California prep catcher Tyler Soderstrom wasn’t active on the high school baseball showcase circuit until this summer. He played in his home state of California in previous years but knew the summer after his junior year of high school was critical for exposure.
His approach to the summer months was by design. Growing up in a baseball family, Soderstrom was familiar with the MLB draft process and knew what events were important to improving his draft stock.
He excelled this summer to make him a well-known prospect for the 2020 MLB draft.
“I talked with my family and my advisor,” Soderstrom said. “I have always been an under-the-radar guy and never have done a whole lot until this summer. We made a decision that I needed to do all the events this summer to get my name out there and show them what I can do. Our plan for the summer worked out really well, and I just did everything I needed to do.”
He thrived throughout a hectic summer that was highlighted by his participation in the inaugural PDP League and with the USA U-18 National Team in the World Baseball Softball Confederation U-18 Baseball World Cup in South Korea.
The PDP League is a three-week, invite-only developmental event put on by MLB and USA Baseball at IMG Academy in Florida. It features 80 of the top prep players in the country. The event allows the players to compete in a high-level environment that resembles the professional ranks while receiving instruction from former professional players.
It wasn’t until this summer that Soderstrom realized he was one of the top high school prospects, he said. He was one of the top performing prep players throughout the summer and major-league scouts noticed his success, which has moved Soderstrom up MLB draft boards in preparation for June’s draft.
The well-rounded prep catcher is one of the top prep players in the draft class and is considered a potential first-round pick.
“I think I showed that I am athletic, can move well behind the plate,” Soderstrom said. “My bat was probably one of my biggest things of the summer. I showed I have power and I can hit for average. I faced really good competition all summer so I think that was also key.”
The 6-foot-2, 190-pound high school senior is a well-rounded catcher, but his top trait is his offensive ability. He has a slightly open stance and incorporates his lower half into his swing. He also has quick hands that generate bat speed, which allows him to consistently barrel up pitches from the left side of the plate.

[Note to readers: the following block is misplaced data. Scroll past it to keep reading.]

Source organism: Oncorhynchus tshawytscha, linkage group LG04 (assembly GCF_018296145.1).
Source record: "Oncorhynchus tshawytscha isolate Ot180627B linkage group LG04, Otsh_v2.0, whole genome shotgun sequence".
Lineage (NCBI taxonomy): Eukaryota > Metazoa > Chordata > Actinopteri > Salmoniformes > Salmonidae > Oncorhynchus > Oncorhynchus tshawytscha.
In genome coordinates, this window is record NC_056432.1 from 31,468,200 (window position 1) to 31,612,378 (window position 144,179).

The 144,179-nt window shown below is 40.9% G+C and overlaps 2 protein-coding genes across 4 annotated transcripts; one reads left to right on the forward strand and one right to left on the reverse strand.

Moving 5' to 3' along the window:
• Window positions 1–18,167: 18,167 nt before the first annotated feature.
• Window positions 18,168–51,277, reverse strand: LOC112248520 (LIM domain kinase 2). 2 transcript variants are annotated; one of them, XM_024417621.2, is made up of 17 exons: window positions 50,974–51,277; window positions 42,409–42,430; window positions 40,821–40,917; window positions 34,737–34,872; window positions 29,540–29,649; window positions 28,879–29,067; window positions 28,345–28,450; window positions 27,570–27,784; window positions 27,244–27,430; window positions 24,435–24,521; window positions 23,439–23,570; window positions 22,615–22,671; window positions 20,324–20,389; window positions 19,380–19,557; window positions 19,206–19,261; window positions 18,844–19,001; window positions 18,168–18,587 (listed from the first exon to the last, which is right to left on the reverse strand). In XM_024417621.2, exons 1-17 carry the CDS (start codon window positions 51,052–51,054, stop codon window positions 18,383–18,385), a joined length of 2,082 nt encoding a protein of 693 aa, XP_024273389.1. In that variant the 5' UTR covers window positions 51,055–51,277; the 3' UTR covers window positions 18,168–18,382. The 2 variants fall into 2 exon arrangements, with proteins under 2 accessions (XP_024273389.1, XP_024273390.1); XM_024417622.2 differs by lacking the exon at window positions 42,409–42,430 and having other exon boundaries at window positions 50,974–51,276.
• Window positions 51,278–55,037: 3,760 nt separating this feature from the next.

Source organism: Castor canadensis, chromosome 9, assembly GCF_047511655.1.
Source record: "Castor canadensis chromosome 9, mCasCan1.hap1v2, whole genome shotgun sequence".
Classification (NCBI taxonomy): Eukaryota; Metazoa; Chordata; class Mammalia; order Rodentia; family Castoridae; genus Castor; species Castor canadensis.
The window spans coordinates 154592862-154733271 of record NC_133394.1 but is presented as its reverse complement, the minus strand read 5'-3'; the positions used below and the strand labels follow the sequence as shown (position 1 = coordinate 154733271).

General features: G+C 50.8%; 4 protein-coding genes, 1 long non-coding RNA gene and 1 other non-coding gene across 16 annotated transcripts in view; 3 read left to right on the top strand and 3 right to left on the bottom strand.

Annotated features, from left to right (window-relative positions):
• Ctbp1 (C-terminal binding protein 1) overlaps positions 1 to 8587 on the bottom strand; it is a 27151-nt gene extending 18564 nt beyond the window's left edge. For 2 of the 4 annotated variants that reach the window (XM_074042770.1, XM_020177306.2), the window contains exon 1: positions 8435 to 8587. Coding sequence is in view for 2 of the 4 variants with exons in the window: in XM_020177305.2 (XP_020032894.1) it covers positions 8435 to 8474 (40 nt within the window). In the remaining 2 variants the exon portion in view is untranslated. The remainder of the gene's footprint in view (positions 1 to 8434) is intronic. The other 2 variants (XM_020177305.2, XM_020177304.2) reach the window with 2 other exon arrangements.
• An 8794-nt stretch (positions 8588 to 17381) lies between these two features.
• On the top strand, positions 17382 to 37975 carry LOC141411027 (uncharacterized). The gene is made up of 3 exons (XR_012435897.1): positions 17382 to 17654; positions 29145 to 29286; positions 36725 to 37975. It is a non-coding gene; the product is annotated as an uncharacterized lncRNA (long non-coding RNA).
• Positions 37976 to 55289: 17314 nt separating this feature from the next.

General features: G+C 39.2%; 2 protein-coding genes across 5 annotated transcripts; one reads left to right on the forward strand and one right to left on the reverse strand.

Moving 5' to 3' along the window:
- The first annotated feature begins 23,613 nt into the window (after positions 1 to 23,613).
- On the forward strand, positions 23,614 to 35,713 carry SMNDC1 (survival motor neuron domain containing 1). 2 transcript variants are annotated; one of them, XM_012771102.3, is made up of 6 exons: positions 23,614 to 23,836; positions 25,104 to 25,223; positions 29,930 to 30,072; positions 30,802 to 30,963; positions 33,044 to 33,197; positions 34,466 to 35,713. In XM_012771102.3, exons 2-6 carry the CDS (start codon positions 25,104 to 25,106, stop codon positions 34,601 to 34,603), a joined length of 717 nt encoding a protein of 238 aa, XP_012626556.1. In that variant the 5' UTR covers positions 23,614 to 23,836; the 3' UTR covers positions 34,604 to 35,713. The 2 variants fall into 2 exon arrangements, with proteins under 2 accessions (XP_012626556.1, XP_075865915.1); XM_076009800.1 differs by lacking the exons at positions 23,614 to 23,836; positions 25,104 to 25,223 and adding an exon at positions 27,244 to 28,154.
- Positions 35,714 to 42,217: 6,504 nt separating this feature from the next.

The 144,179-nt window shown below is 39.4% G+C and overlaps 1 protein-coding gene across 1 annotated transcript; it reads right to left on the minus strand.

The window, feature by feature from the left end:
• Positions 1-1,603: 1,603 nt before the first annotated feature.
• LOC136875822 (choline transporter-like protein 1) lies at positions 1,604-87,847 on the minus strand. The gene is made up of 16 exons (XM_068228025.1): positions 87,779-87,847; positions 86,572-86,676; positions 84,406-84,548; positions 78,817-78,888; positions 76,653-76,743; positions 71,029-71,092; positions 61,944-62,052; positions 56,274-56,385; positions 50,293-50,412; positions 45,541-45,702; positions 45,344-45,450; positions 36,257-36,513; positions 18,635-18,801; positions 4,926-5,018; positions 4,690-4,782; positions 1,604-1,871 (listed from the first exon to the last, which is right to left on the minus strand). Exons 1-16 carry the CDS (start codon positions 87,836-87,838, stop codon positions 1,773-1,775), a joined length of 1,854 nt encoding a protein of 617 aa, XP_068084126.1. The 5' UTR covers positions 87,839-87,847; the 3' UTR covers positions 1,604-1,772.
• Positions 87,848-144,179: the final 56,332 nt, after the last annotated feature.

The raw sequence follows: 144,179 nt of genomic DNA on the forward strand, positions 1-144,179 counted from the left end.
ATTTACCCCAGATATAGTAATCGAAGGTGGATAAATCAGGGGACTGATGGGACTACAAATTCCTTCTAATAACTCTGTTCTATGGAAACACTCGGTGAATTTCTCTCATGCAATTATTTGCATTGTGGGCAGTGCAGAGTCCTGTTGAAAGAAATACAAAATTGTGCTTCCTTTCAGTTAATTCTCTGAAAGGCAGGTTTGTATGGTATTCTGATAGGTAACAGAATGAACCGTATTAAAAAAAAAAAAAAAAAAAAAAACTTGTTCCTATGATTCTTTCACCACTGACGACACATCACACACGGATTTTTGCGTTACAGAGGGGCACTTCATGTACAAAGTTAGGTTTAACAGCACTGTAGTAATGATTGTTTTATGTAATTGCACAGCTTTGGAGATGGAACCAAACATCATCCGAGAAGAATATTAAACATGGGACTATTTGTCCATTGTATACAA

This offseason, Soderstrom is working on his pitch recognition and making sure he has a disciplined approach at the plate, he said.
“I think my bat is the thing people like to watch the most and how the ball comes off it,” Soderstrom said.
Soderstrom has the intangibles to grow into a respectable defensive catcher. He is athletic and features a strong arm. He also moves well from side to side and has a quick exchange that allows him to quickly release the ball on throws.
Improving his defensive is Soderstrom’s top priority this offseason and as the MLB draft approaches, he said.
“I’ve been working really hard on that right now,” Soderstrom said. “Just focused on being more athletic, quicker, faster. I just need to keep progressing and keep working.”
Playing catcher is “his passion,” he said. He believes he has the intangibles and work ethic to stick behind the plate long-term.
“I just enjoy being in control of the game, and I feel like the leader on the field,” he said. “You are always part of every play. Regardless of what happens, you are always doing something.”
Soderstrom has been immersed in the game of baseball since he was born. His father Steve was the sixth overall pick by the San Francisco Giants in the 1993 MLB draft. He pitched professionally for seven seasons and started three games at the major-league level for the Giants in 1996.
Soderstrom’s brother Tate is a junior at the University of Arizona.
Learning the game from his father and watching his brother go through the recruiting and draft processes have helped Soderstrom as he prepares for the next step in his baseball career. Soderstrom, a senior at Turlock High School in California, will have to decide between embarking on a professional career this summer or attending UCLA in the fall.
Regardless of what avenue he selects, Soderstrom hopes to have a long-lasting career.
“I think it’s just in my blood and always has been a dream of mine,” Soderstrom said. “My dad motives me, and I try to outdo him and play longer than him and have a long big-league career.”
Dan Zielinski III has covered the MLB draft for five years. He’s interviewed 191 of the top draft prospects in that period, including three No. 1 overall picks. Multiple publications, including Baseball America, USA Today and The Arizona Republic, have quoted his work, while he’s appeared on radio stations as a “MLB draft expert.” Follow him on Twitter @DanZielinski3.